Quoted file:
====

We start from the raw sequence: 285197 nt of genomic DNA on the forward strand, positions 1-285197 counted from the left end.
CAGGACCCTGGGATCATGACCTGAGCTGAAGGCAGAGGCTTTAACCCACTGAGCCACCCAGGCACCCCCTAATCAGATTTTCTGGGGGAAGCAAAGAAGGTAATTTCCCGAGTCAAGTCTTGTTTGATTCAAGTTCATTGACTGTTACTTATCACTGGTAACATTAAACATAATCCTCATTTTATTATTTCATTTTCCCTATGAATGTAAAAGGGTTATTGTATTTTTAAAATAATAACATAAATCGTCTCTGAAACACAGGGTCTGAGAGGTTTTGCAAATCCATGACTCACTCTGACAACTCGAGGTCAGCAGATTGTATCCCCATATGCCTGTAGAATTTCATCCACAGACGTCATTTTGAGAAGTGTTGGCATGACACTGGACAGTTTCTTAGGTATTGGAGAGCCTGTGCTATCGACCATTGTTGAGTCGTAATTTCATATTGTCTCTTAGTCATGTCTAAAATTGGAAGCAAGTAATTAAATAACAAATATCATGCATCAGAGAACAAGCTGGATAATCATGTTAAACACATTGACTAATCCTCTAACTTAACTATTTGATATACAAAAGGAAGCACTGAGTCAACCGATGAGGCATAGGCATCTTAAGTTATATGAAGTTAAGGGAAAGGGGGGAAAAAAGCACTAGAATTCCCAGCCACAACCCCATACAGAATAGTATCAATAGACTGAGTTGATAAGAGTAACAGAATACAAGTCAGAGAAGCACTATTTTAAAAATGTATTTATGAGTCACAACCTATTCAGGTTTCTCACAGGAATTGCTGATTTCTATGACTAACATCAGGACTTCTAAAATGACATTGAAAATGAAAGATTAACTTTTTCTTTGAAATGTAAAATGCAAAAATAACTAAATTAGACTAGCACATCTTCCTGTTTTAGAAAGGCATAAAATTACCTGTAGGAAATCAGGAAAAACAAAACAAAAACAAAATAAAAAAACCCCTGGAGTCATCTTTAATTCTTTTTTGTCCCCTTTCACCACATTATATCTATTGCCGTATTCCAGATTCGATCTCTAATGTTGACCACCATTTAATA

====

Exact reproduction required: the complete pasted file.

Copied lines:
We start from the raw sequence: 285197 nt of genomic DNA on the forward strand, positions 1-285197 counted from the left end.
CAGGACCCTGGGATCATGACCTGAGCTGAAGGCAGAGGCTTTAACCCACTGAGCCACCCAGGCACCCCCTAATCAGATTTTCTGGGGGAAGCAAAGAAGGTAATTTCCCGAGTCAAGTCTTGTTTGATTCAAGTTCATTGACTGTTACTTATCACTGGTAACATTAAACATAATCCTCATTTTATTATTTCATTTTCCCTATGAATGTAAAAGGGTTATTGTATTTTTAAAATAATAACATAAATCGTCTCTGAAACACAGGGTCTGAGAGGTTTTGCAAATCCATGACTCACTCTGACAACTCGAGGTCAGCAGATTGTATCCCCATATGCCTGTAGAATTTCATCCACAGACGTCATTTTGAGAAGTGTTGGCATGACACTGGACAGTTTCTTAGGTATTGGAGAGCCTGTGCTATCGACCATTGTTGAGTCGTAATTTCATATTGTCTCTTAGTCATGTCTAAAATTGGAAGCAAGTAATTAAATAACAAATATCATGCATCAGAGAACAAGCTGGATAATCATGTTAAACACATTGACTAATCCTCTAACTTAACTATTTGATATACAAAAGGAAGCACTGAGTCAACCGATGAGGCATAGGCATCTTAAGTTATATGAAGTTAAGGGAAAGGGGGGAAAAAAGCACTAGAATTCCCAGCCACAACCCCATACAGAATAGTATCAATAGACTGAGTTGATAAGAGTAACAGAATACAAGTCAGAGAAGCACTATTTTAAAAATGTATTTATGAGTCACAACCTATTCAGGTTTCTCACAGGAATTGCTGATTTCTATGACTAACATCAGGACTTCTAAAATGACATTGAAAATGAAAGATTAACTTTTTCTTTGAAATGTAAAATGCAAAAATAACTAAATTAGACTAGCACATCTTCCTGTTTTAGAAAGGCATAAAATTACCTGTAGGAAATCAGGAAAAACAAAACAAAAACAAAATAAAAAAACCCCTGGAGTCATCTTTAATTCTTTTTTGTCCCCTTTCACCACATTATATCTATTGCCGTATTCCAGATTCGATCTCTAATGTTGACCACCATTTAATA